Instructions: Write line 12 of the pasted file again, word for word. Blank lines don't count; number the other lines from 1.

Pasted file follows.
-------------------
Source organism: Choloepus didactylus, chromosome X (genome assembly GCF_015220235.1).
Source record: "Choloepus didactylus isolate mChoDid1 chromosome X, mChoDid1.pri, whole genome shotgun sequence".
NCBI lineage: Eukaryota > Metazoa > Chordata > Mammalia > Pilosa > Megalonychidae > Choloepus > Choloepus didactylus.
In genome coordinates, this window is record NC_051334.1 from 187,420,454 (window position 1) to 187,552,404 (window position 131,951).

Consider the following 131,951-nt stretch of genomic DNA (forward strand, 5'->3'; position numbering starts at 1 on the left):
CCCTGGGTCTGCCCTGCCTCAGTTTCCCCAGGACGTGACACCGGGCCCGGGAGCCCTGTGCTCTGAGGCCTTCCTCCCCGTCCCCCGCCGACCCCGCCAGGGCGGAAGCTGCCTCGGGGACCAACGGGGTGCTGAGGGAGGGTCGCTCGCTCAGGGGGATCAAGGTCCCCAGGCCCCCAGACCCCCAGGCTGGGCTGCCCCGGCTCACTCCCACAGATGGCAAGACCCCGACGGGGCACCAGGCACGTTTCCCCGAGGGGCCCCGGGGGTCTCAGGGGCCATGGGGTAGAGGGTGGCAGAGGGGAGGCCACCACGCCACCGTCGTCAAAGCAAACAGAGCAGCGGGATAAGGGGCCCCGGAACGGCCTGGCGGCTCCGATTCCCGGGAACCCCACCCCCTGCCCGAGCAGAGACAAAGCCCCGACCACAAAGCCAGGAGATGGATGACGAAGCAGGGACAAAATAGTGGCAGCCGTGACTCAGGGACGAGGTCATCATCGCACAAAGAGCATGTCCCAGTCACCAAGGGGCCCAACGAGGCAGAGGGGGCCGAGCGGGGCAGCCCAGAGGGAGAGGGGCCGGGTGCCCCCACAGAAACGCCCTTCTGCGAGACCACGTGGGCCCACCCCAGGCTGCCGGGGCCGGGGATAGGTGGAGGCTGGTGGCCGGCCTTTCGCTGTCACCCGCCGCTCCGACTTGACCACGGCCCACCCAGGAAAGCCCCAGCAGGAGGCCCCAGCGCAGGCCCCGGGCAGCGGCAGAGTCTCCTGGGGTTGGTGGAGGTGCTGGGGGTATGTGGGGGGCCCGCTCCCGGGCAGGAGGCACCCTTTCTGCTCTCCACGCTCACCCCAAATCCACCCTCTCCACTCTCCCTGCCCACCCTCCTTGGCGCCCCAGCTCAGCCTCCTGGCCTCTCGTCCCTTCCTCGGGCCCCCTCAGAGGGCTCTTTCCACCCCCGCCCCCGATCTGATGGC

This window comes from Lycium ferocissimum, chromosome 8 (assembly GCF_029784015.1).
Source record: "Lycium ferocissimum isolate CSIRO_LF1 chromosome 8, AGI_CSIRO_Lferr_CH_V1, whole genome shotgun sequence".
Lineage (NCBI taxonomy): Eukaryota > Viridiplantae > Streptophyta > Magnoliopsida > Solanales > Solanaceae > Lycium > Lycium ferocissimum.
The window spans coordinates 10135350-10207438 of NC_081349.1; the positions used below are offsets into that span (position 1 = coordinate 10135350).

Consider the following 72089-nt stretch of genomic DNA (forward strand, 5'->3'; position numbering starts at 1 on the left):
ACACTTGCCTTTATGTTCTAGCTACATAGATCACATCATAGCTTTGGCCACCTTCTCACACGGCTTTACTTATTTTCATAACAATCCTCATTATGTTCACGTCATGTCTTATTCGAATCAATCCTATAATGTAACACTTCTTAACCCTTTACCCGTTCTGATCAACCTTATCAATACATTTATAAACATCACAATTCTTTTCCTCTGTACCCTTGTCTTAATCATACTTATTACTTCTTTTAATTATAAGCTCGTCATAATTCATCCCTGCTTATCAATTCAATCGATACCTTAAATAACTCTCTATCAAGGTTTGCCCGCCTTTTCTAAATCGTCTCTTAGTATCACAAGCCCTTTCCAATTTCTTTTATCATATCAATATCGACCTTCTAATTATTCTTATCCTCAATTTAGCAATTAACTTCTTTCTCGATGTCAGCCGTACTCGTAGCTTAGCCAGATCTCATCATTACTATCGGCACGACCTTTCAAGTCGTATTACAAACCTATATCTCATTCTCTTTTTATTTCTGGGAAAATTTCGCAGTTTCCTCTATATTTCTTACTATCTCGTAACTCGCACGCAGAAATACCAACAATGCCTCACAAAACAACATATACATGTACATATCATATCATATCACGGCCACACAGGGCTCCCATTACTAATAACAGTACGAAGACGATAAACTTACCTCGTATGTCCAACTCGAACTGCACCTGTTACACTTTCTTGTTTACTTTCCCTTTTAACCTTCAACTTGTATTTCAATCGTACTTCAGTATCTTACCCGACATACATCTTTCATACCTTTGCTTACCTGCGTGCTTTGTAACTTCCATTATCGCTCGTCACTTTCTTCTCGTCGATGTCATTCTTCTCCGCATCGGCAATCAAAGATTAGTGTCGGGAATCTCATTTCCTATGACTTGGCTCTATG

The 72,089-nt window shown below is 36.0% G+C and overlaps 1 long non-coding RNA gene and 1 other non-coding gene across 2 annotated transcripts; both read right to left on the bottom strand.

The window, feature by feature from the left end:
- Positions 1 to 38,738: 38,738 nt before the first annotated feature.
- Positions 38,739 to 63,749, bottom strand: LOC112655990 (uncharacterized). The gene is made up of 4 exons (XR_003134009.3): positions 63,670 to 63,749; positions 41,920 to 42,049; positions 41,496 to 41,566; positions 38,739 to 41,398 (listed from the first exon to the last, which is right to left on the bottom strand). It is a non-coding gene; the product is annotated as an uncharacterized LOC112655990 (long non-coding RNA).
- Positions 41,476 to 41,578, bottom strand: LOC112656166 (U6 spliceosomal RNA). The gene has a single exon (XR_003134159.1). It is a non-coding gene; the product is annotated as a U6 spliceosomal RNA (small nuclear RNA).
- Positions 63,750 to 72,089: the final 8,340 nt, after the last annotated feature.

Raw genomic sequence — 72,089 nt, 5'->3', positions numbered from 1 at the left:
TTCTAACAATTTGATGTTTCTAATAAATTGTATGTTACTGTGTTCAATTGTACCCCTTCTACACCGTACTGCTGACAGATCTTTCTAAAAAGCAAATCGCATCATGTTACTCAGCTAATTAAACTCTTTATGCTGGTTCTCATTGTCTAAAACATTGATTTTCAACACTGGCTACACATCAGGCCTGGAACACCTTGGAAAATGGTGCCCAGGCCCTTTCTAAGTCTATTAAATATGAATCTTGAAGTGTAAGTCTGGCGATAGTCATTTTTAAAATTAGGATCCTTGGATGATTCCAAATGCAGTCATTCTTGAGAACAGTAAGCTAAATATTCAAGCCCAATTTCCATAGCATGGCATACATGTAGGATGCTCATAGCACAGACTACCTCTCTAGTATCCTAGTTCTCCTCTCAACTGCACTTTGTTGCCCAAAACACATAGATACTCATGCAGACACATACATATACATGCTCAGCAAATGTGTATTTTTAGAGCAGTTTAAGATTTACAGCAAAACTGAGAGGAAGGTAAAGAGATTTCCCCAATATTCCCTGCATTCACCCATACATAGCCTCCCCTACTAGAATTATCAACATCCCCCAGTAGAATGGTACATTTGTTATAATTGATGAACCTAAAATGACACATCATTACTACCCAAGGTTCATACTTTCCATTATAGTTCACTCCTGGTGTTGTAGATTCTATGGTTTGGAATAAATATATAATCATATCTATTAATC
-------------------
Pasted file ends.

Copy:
ACACTTGCCTTTATGTTCTAGCTACATAGATCACATCATAGCTTTGGCCACCTTCTCACACGGCTTTACTTATTTTCATAACAATCCTCATTATGTTCACGTCATGTCTTATTCGAATCAATCCTATAATGTAACACTTCTTAACCCTTTACCCGTTCTGATCAACCTTATCAATACATTTATAAACATCACAATTCTTTTCCTCTGTACCCTTGTCTTAATCATACTTATTACTTCTTTTAATTATAAGCTCGTCATAATTCATCCCTGCTTATCAATTCAATCGATACCTTAAATAACTCTCTATCAAGGTTTGCCCGCCTTTTCTAAATCGTCTCTTAGTATCACAAGCCCTTTCCAATTTCTTTTATCATATCAATATCGACCTTCTAATTATTCTTATCCTCAATTTAGCAATTAACTTCTTTCTCGATGTCAGCCGTACTCGTAGCTTAGCCAGATCTCATCATTACTATCGGCACGACCTTTCAAGTCGTATTACAAACCTATATCTCATTCTCTTTTTATTTCTGGGAAAATTTCGCAGTTTCCTCTATATTTCTTACTATCTCGTAACTCGCACGCAGAAATACCAACAATGCCTCACAAAACAACATATACATGTACATATCATATCATATCACGGCCACACAGGGCTCCCATTACTAATAACAGTACGAAGACGATAAACTTACCTCGTATGTCCAACTCGAACTGCACCTGTTACACTTTCTTGTTTACTTTCCCTTTTAACCTTCAACTTGTATTTCAATCGTACTTCAGTATCTTACCCGACATACATCTTTCATACCTTTGCTTACCTGCGTGCTTTGTAACTTCCATTATCGCTCGTCACTTTCTTCTCGTCGATGTCATTCTTCTCCGCATCGGCAATCAAAGATTAGTGTCGGGAATCTCATTTCCTATGACTTGGCTCTATG